"The Hollowmen", an Australian TV satire about politicians opened with a Bats track. I wondered at the time whether that was part of the satire, as well as thinking "that would have paid them a decent amount".
Hmm, new laptop running Ubuntu is not as offended by bandcamp as my usual windows setup. Hopefully I that will work for me.
I suspect I'm pretty typical of my age cohort - I spend about $NZ1000/year buying digital downloads, and I torrent maybe 3-4 albums a month as well. I try to pay the musicians I like, and usually succeed, but some of them make it bloody difficult.
I see Amazon is trying to impose the music streaming on authors. That could be fun, given the number of authors who explicitly say "you can't buy my books when you see them advertised, and I refuse to accept donations for pirated copies on principle". Ok, no money for you.
Being subjected to extreme bullying is probably not going to help.
Perhaps it would be more useful to identify the people who would be helped by extreme bullying and discuss them separately.
When I read this, I couldn't not make a comparison with the well-funded change-the-flag roadshow. It really is about what those in power want discussed.
And how much they're willing to spend to distract people.
Have submitted (so to speak). Was polite, but it took a lot of effort to edit polite into what I wanted to say. They emailed me a copy of it, 900 words, which is kinda scary for a basically "give the locals control" submission.
The council needs more power to override central government inertia.
I suggest flipping most of the powers, and allow the council to take action against the minister when he doesn't carry out his duties appropriately. When a plan is made the council should be able to influence the plan, and once it's committed to they should be able to force the minister to implement it. They should also be able to force the minister to come up with a plan when he doesn't do so, and the alternative should be that the council can implement their plan using the minister's budget. Simply saying "council can complain about ministerial inaction" hasn't worked.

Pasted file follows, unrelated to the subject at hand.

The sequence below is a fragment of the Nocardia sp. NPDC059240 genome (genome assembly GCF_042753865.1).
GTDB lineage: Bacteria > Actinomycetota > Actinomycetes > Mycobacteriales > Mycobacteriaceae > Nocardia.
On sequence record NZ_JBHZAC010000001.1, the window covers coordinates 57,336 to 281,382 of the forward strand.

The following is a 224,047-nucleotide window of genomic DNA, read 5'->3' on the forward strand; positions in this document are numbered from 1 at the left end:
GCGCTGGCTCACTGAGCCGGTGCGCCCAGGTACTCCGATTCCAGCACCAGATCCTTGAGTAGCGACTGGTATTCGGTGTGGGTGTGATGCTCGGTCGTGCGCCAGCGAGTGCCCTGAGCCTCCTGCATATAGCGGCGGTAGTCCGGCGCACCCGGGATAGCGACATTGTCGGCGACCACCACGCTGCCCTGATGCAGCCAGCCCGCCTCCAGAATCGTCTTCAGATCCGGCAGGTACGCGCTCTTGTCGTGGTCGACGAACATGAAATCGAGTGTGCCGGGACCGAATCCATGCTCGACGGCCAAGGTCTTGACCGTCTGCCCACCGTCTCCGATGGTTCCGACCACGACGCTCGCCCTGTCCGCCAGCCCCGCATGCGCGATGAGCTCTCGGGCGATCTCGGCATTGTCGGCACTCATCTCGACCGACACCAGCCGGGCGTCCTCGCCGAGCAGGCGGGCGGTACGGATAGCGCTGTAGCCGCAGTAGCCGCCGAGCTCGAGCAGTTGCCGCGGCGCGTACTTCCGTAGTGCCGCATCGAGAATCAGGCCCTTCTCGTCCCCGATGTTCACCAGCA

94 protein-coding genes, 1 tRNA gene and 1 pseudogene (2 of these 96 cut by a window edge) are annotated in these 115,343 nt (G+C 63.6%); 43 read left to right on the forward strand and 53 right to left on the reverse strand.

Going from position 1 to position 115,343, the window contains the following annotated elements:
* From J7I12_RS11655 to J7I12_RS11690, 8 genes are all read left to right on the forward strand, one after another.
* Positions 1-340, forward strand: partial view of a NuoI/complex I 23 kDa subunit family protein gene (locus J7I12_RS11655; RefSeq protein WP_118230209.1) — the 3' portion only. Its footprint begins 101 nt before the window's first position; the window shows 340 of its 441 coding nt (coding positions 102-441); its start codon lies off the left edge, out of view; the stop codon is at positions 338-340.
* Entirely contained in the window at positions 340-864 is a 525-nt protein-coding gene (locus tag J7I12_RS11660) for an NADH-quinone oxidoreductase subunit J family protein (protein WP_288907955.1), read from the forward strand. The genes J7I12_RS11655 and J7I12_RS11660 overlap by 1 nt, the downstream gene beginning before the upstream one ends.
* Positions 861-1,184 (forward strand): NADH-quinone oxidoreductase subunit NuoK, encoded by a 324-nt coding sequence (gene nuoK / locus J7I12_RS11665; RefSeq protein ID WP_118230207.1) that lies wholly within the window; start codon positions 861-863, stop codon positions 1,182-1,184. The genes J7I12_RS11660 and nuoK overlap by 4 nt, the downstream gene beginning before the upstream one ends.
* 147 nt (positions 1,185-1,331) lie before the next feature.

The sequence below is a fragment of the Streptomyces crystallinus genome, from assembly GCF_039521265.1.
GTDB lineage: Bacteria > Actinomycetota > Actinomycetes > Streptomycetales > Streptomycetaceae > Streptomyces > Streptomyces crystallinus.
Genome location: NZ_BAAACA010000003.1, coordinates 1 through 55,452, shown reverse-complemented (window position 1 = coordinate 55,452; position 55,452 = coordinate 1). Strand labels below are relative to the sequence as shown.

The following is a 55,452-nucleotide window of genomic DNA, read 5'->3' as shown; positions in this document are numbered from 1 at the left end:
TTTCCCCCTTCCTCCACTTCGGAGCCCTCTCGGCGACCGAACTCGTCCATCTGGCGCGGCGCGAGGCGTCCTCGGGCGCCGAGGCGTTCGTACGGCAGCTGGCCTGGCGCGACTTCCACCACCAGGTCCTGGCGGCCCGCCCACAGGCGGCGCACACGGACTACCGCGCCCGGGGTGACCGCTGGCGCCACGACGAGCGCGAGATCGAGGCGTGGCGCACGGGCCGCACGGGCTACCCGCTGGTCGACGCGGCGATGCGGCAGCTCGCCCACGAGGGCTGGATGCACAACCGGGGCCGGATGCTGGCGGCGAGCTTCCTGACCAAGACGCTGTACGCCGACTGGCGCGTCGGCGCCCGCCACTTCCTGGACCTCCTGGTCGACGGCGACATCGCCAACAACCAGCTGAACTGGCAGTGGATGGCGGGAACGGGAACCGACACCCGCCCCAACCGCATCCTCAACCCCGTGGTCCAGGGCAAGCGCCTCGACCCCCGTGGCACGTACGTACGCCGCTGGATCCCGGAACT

unlawful breaches of our human rights protections in New Zealand – we have a Government who refuses to acknowledge such breaches
Yes, but the choice is not purely between "vote National" and "vote Labour", so it's entirely possible (and reasonable under MMP) to write them both off as hopeless.
I'm still hoping that we can get from "the only data available is racist" to "here's good data", but I don't think that's likely. I think Labour tried to do something very difficult in one of the few ways they could, and it had an entirely predictable outcome. National, OTOH, are trying to do something fundamentally evil and succeeding very well, aided by people like Tze Ming Mok and Keith Ng. Their path is not easy either, but I think they're getting away with pretending they're not actively helping National. Which is pretty poor, given the usually wide-awake PA audience.
It is very, very John Key: start a commotion then stand back looking calm and measured while other people get all worked up about it. In this case it doesn't look as though they had to do more than agree that the data from Labour is racist.
Golden Scroll that went to my dad, Corben Simpson back in 1975 for the song of the decade. There is nothing there, like it never happened.
That's pretty shit. I'd like to think "song of the decade" was actually important, more so than the (mere?) song of the year. Especially since they either have hidden the later songs of the decade or haven't re-issued the award.